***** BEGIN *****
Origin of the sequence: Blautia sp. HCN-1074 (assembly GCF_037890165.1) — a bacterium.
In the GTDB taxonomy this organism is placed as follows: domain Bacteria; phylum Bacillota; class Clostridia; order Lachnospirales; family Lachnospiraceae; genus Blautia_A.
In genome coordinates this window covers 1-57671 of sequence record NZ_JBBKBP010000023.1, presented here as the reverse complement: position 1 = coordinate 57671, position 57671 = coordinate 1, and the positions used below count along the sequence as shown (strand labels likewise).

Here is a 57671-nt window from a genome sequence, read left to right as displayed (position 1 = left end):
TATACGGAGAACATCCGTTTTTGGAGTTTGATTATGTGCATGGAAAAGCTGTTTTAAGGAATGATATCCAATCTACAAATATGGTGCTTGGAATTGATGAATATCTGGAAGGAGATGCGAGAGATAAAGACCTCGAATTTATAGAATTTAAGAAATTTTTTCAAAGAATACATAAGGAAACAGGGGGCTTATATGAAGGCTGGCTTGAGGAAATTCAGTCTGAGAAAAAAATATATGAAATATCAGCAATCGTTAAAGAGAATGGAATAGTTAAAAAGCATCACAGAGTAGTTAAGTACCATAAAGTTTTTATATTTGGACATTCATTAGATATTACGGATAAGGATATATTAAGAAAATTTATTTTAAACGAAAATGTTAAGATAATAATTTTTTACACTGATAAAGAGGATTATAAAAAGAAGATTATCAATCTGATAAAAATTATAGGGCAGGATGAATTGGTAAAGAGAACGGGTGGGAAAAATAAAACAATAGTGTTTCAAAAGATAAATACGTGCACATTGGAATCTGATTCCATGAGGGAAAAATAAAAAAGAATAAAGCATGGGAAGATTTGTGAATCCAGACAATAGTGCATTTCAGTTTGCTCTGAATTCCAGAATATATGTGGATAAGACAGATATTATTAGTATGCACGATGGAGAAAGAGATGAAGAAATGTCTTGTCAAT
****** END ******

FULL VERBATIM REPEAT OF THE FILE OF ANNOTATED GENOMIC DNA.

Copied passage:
Origin of the sequence: Blautia sp. HCN-1074 (assembly GCF_037890165.1) — a bacterium.
In the GTDB taxonomy this organism is placed as follows: domain Bacteria; phylum Bacillota; class Clostridia; order Lachnospirales; family Lachnospiraceae; genus Blautia_A.
In genome coordinates this window covers 1-57671 of sequence record NZ_JBBKBP010000023.1, presented here as the reverse complement: position 1 = coordinate 57671, position 57671 = coordinate 1, and the positions used below count along the sequence as shown (strand labels likewise).

Here is a 57671-nt window from a genome sequence, read left to right as displayed (position 1 = left end):
TATACGGAGAACATCCGTTTTTGGAGTTTGATTATGTGCATGGAAAAGCTGTTTTAAGGAATGATATCCAATCTACAAATATGGTGCTTGGAATTGATGAATATCTGGAAGGAGATGCGAGAGATAAAGACCTCGAATTTATAGAATTTAAGAAATTTTTTCAAAGAATACATAAGGAAACAGGGGGCTTATATGAAGGCTGGCTTGAGGAAATTCAGTCTGAGAAAAAAATATATGAAATATCAGCAATCGTTAAAGAGAATGGAATAGTTAAAAAGCATCACAGAGTAGTTAAGTACCATAAAGTTTTTATATTTGGACATTCATTAGATATTACGGATAAGGATATATTAAGAAAATTTATTTTAAACGAAAATGTTAAGATAATAATTTTTTACACTGATAAAGAGGATTATAAAAAGAAGATTATCAATCTGATAAAAATTATAGGGCAGGATGAATTGGTAAAGAGAACGGGTGGGAAAAATAAAACAATAGTGTTTCAAAAGATAAATACGTGCACATTGGAATCTGATTCCATGAGGGAAAAATAAAAAAGAATAAAGCATGGGAAGATTTGTGAATCCAGACAATAGTGCATTTCAGTTTGCTCTGAATTCCAGAATATATGTGGATAAGACAGATATTATTAGTATGCACGATGGAGAAAGAGATGAAGAAATGTCTTGTCAAT